What do all of the Hindery proposals have in common? They require the federal government to take action! In the current political economic climate of ideological civil war, waiting for Washington to get its collective act together is like waiting for [Beckett's] Godot! We need to find a private-sector solution to the high unemployment problem in order to jump-start the economy back to full employment. Fortunately, I have such a solution: Recognizing that we live in a plutocracy [United Plutocrats of America] where the wealthy control the means of governance, we must find a way to incentivize the barons of Wall Street to invest in new businesses for the regular folks on Main Street [i.e., the American proletariat]. I have devised a private-sector free market plan to achieve the goal of returning the U.S. economy to full employment. The plan provides a major (profit-generating) incentive to Wall Street to transfer massive amounts of investment funding to Main Street through the creation of a massive number of new entrepreneurial ventures. My plan effectively “piggy-backs” onto existing financial industry architecture to securitize the entrepreneurial investment process, thus enabling Wall Street to make boatloads of cash in the secondary market (a la the trading associated with the mortgage-backed security and its many many derivatives). The net result of the plan is the massive creation of new jobs to jump-start the U.S. economy back to full employment.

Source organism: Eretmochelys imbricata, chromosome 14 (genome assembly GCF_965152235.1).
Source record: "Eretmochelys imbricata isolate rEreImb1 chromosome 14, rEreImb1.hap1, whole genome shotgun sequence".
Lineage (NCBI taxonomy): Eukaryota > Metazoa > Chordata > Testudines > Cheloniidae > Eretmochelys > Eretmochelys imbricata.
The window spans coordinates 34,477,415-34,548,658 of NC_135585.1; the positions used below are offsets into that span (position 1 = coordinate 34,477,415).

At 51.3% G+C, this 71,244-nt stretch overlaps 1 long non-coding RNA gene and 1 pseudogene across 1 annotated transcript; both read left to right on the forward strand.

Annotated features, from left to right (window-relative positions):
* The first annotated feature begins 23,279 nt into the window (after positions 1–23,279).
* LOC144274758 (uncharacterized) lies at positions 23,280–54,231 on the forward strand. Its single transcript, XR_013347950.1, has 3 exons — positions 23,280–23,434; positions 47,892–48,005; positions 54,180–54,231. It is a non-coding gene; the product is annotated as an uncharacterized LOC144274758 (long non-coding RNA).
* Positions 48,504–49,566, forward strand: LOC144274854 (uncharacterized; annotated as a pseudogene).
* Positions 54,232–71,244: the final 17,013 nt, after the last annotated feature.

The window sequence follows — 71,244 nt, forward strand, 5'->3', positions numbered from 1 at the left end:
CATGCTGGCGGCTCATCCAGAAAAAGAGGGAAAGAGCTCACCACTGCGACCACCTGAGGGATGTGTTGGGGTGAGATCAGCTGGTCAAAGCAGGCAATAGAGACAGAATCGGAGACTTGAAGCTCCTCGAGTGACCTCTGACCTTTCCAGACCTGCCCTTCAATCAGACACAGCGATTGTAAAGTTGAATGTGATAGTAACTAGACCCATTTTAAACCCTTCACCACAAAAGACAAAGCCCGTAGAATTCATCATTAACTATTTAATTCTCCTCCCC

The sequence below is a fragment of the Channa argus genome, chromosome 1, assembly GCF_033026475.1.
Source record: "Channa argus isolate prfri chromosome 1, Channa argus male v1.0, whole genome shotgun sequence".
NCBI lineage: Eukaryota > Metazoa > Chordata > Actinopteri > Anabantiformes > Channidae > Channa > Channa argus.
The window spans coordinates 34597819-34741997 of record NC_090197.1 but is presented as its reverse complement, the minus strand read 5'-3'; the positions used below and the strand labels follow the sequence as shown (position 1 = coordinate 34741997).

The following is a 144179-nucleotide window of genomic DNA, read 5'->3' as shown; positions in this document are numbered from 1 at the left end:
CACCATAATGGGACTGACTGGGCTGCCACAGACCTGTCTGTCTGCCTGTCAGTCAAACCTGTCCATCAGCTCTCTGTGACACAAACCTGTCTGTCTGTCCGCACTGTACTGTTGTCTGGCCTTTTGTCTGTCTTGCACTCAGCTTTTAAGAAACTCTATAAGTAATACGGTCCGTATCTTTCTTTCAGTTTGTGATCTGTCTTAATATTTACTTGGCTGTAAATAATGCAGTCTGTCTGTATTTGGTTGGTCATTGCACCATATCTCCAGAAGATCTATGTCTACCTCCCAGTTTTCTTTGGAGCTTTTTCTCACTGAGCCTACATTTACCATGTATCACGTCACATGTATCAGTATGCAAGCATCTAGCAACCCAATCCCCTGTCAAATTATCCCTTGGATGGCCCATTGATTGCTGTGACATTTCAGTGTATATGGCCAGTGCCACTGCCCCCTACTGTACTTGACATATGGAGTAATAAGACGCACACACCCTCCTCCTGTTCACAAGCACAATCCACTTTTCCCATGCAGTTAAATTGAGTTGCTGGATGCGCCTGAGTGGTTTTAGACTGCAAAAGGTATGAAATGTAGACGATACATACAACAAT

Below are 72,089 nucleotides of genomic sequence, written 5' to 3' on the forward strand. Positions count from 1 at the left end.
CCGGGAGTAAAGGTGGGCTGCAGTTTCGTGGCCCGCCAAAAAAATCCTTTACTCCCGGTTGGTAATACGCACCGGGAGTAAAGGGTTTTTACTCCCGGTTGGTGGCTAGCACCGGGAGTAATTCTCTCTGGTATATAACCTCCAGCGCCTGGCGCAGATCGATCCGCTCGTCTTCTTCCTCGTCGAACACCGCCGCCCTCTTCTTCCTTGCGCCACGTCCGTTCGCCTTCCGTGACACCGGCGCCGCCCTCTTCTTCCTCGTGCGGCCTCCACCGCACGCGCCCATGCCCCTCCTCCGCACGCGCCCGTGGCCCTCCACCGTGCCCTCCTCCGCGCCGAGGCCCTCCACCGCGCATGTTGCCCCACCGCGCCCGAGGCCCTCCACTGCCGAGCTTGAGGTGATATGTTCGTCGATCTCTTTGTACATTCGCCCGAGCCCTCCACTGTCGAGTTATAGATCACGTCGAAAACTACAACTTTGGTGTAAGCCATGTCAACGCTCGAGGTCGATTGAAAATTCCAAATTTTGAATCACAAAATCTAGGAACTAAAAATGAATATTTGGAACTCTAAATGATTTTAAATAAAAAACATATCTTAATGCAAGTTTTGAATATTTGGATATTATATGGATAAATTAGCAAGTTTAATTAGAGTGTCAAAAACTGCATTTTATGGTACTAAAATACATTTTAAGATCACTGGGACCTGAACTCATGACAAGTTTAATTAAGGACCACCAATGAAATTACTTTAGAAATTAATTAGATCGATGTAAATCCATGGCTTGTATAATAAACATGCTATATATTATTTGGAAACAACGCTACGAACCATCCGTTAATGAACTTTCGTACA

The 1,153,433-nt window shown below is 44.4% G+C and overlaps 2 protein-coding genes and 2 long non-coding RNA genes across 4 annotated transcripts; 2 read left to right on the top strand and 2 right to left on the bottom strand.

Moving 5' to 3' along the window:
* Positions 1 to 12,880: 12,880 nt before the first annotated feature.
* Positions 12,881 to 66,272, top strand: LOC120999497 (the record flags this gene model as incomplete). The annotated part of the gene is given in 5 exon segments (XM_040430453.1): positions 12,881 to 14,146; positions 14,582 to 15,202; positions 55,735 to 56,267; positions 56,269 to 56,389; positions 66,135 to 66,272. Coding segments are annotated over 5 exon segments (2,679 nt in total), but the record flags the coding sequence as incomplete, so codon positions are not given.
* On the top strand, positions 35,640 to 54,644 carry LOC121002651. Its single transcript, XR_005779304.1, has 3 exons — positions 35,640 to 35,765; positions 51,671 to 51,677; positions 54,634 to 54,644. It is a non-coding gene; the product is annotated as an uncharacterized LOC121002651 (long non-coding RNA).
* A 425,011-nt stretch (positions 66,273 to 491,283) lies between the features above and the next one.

You can read the proposal (“A Modest Proposal to Save the American Economy: Entrepreneurial Blitzkrieg as Job Creation Vehicle”) and its companion piece (“The 75 Percent Solution? A Moral and Economic Imperative to Create Good Jobs NOW!”) here: http://jpbulko.newsvine.com/

    Joseph Patrick Bulko, MBA


  6. Peggy Dobbins says:

    Dear Jared Bernstein,

    I’m for your whole laundry list.
    But/and: you and Dean Baker could/should/please must get us a big campaign honing in on 1) educating a critical mass from whatever constituency on why reducing the labor time required for a livable wage is essential a) not only to sustain purchasing power and employed skills in bust economy, b) as the only proven means of ensuring that the fruits of sci and tech increases in productivity reach the general population in any lasting way. And 2) honing down a concise case for passage of legislation that a) reduces standard labor hours b) I think in a gov guarantee of 20 hrs of work at a livable wage to i) all who apply ii) vets with no other options. And 3) a bumper sticker slogan.

    We need leadership